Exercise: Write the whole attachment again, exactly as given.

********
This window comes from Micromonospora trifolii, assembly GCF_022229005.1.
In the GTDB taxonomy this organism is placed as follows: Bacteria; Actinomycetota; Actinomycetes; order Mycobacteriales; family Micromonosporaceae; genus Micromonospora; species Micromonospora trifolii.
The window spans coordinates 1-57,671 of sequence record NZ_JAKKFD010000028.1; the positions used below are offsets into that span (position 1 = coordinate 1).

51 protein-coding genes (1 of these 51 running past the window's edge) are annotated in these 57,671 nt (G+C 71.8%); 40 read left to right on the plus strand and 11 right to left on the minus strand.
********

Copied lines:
This window comes from Micromonospora trifolii, assembly GCF_022229005.1.
In the GTDB taxonomy this organism is placed as follows: Bacteria; Actinomycetota; Actinomycetes; order Mycobacteriales; family Micromonosporaceae; genus Micromonospora; species Micromonospora trifolii.
The window spans coordinates 1-57,671 of sequence record NZ_JAKKFD010000028.1; the positions used below are offsets into that span (position 1 = coordinate 1).

51 protein-coding genes (1 of these 51 running past the window's edge) are annotated in these 57,671 nt (G+C 71.8%); 40 read left to right on the plus strand and 11 right to left on the minus strand.